9. The other ground on which the trial Court did not exercise its jurisdiction is that it had no jurisdiction to make or pass any ancillary order after the final order was passed in a proceeding under Section 145 Cr. P.C. Does a Magistrate become a 'functus officio' immediately after the pronouncement of a final order under Section 145 Cr. P.C.? The learned Magistrate has held in the affirmative. The final order as held by this Court in Criminal Reference No. 25 of 1974, incorporated within itself an order declaring the first party in possession of the attached land as he was found to be in possession of the land on the date of the drawal of the proceeding and also a couched order treating the first-party to be in possession of the unattached land in exercise of the power of the Court under the proviso to Section 145 (4) of the Code. Apart from that, I find that the final order contains a prohibitory order directing the members of the second-party not to disturb the possession of the first-party in respect of the disputed land. I hold that the view expressed by the learned Magistrate that a Magistrate becomes functus officio after making the final order, is erroneous. Relevant portion of Section 145(6)(a) reads as under:
145.(6)(a) If the Magistrate decides that one of the parties was, or should under the proviso to Sub-section (4) be treated as being in such possession of the said subject, he shall issue an order declaring such party to be entitled to possession thereof until evicted therefrom in due course of law, and forbidding all disturbance of such possession until such eviction; and when he proceeds under the proviso to Sub-section (4), may restore to possession the party forcibly and wrongfully dispossessed.
(Underscored by me)
10. A mere glance at the section makes it clear that the first part of the Section refers to the contents of the order whereas the second part is not merely description of the order at all but refers to some future action to be taken. In my opinion, the first part may be compared with a decree of a Civil Court whereas the second part relates to execution. Under these circumstances, there is nothing in the Section prohibiting a Magistrate to declare a party to be entitled to possession and if he had been dispossessed within two months next before the drawal of the proceeding, directing restoration of possession to him. The order of restoration of possession may be made in the final order or may be kept in abeyance and passed at a later stage. If the party against whom an order has been made voluntarily obeys the terms of the decretal part of the order the question of execution may not arise. But, however, if a party in spite of the decretal order does not vacate the land the Court may, for the ends of justice, direct restoration of possession of the land. It is not obligatory on the part of the Magistrate to pass the order of execution in the final order itself although it is highly desirable to do it.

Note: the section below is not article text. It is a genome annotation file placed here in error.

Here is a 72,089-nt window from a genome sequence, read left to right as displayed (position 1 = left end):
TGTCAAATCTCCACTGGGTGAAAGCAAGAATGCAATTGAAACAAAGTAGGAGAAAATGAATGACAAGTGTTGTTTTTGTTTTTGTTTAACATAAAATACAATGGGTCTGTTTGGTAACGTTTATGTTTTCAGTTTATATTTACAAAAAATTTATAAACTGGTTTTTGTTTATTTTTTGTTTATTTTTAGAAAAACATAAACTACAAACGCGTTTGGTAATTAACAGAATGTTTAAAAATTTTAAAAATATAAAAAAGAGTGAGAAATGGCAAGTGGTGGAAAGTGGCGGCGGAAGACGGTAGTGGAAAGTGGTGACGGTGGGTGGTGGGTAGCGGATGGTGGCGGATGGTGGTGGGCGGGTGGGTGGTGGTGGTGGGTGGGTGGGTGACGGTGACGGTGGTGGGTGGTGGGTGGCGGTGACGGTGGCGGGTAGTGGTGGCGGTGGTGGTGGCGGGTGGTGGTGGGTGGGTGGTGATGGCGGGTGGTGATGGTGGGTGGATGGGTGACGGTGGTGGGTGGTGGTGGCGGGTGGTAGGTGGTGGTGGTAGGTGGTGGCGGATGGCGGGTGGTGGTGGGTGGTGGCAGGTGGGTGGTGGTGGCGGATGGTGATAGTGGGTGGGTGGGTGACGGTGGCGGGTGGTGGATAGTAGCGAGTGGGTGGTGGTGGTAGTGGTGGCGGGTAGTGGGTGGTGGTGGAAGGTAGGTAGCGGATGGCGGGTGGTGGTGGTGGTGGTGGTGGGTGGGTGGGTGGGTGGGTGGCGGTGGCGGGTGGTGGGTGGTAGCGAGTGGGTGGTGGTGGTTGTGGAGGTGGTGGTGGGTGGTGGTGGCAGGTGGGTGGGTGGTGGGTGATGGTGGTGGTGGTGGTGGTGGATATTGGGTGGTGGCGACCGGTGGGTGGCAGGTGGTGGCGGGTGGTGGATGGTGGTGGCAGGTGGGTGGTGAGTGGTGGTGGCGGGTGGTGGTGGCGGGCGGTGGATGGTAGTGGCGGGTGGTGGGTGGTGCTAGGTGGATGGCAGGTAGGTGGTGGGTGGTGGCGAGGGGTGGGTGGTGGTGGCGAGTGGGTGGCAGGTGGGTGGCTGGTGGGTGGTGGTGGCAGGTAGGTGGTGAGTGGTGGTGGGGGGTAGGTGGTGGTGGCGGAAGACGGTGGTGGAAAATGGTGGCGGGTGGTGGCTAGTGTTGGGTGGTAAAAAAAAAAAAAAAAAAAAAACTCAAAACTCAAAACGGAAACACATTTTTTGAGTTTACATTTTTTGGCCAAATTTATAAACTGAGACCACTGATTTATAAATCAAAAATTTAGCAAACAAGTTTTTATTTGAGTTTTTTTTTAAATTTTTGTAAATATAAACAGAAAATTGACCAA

11. Further, the sub-section itself provides for declaration in favour of a party to be entitled to possess the disputed land until evicted therefrom in due course of law and also forbidding all disturbances of such possession until such eviction. This is the form of the order that must be passed in all the cases including the case of a party, who by virtue of the deeming provision is entitled to possess under the second proviso to Sub-section (4) of Section 145, Cr. P.C. Therefore, even in the case of a party who has dispossessed the other party within two months next before the date of the drawal of the proceeding and even on the date of the final order, a formal order enjoining him not to disturb the possession of the other party must be passed. A direction of the nature in such a case is obviously meaningless unless the party is restored to possession. The second part of the Section 145(6), in my opinion, deals with the case of a person, who is deemed to be in possession under the second proviso to Section 145(4), Cr. P.C. and it is most natural to expect that the Section would contain a mandatory direction that the party in question shall be restored to possession. The legislative intent is clearly reflected in Form No. 22 of Schedule V of the Cr. P.C. The form winds up at the declaration of the right to possession and an injunction prohibiting disturbance or interruption but does not fuse or incorporate any order of restoration. There is no doubt that an order of restoration is optional but if the view expressed by the trial Court that such an order must be made as a part of the final order, were correct, one would expect the form to contain a provision for an order for possession, with an indication that it would not be necessary if not so required.